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the flock, so that Mary saw at a glance she had a companion in her solitude, and her heart was gladdened, as if she heard the voice and saw the face of a friend.

The lamb was happy also. It played at her side, and took the little tufts of grass from her hand, as readily as if she had been its friend from infancy. And then the lamb leaped away, and Mary's heart went out after it, and she followed her heart. Now the little thing would sport by her side, and then rush forward as if about to forsake her altogether; and so she followed it, without any anxiety as to whither it would lead her. She was lost-she had no friend to help her in her distress—the lamb had found her in loneliness, and she loved it and loved to follow it, and would go wherever it should go. So she went on; and the sun-a summer sun-was setting, and her shadow stretched away before her as if she were tall as a tree. She was thinking of home, and wondering if she should ever reach it, when the lamb of a sudden sprang away over a gentle knoll, and as she reached it, her sportive playmate had found the flock from which it had strayed, and they were both within sight of home. The lamb had led Mary home.

You see the bearing of this on your own case. You have wandered from your Father's house in pursuit of the follies and sinful pleasures of life; and oh that, like this child, you may feel your lost and wretched condition! Night—the dark and doleful night of death, is coming on, and dangers are thickening around you-dangers from which there is only one who can deliver you. You know that you have a Father in heaven a forgotten, neglected, and despised Father, but a Father still; one who is moved with compassion towards you and waits to be gracious unto you. And oh, if you will but lift your supplications to Him, then, like this lost child, with the eye of faith, just now blinded with tears of grief because you have wandered, you will catch a sight of the lamb---even of the Lamb of God, which taketh away the sin of the world, and which can take away your sin. And, like her's, your heart will go after the Lamb, and you will “ follow Him withersoever He goeth,” till at last He will lead you through tite dark valley, and from thence to your Father's house, where an “fountains of living waters," and where God shall wipe awa> tears from your eyes!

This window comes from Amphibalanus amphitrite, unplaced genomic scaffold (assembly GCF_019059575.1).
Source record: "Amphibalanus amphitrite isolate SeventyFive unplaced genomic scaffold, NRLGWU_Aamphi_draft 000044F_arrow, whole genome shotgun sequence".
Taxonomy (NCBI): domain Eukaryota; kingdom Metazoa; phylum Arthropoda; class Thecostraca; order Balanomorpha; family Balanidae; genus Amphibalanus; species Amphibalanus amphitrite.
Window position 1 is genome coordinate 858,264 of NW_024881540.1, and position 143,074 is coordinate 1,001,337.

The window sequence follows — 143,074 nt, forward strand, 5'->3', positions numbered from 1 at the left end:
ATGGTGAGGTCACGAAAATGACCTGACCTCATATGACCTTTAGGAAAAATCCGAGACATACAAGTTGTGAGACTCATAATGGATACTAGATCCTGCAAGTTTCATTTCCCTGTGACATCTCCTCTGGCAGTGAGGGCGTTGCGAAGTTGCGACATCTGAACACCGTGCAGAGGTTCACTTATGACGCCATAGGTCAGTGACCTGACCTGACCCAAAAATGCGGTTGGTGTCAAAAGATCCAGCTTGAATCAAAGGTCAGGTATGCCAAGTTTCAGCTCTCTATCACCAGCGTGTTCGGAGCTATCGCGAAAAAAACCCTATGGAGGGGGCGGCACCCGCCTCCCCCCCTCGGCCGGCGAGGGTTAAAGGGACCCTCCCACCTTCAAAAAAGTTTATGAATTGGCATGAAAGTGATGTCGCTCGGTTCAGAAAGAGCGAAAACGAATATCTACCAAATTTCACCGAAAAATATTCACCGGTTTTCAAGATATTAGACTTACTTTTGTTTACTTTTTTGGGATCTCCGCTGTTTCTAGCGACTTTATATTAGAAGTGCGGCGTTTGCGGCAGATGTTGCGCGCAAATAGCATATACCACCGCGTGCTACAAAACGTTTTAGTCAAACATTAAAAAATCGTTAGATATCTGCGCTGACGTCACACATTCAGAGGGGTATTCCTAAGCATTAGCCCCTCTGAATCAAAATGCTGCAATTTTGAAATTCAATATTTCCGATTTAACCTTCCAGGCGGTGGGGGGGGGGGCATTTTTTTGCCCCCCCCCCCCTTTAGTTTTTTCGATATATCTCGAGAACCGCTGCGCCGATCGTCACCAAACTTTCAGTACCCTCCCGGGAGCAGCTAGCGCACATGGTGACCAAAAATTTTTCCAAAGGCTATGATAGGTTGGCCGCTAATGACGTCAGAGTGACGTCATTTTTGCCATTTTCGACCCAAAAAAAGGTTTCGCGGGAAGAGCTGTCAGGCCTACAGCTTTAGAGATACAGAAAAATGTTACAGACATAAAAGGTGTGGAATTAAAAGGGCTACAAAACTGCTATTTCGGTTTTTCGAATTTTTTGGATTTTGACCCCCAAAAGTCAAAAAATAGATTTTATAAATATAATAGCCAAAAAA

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Inquiries and Correspondence.

Apparent Contradictions.

DEAR SIR,–Will you, explain to your young readers, and for my - satisfaction, the following seeming contradictions, which have occurred to me in the course of my reading :

1. Reconcile Exodus xx. 5, with Ezekiel xviii. 20. B 2. Proverbs xxvii. 2, “Let another praise thee, and not thine own

mouth, a stranger, and not thine own lips," with 1 Cor. xv. 10, “I

labored more abundantly than they all;" and 2 Cor. xii. 11, “In E nothing am I behind the very chiefest apostles.”

3. Reconcile Matt. vii. 7, 8, with Luke xiii. 24.

4. In 1 Cor. x. 33, St. Paul says, “ I please all men in all things;" and yet in Gal. i. 10, he says, "If I yet pleased men I should not be the servant of Christ.”

Yours affectionately,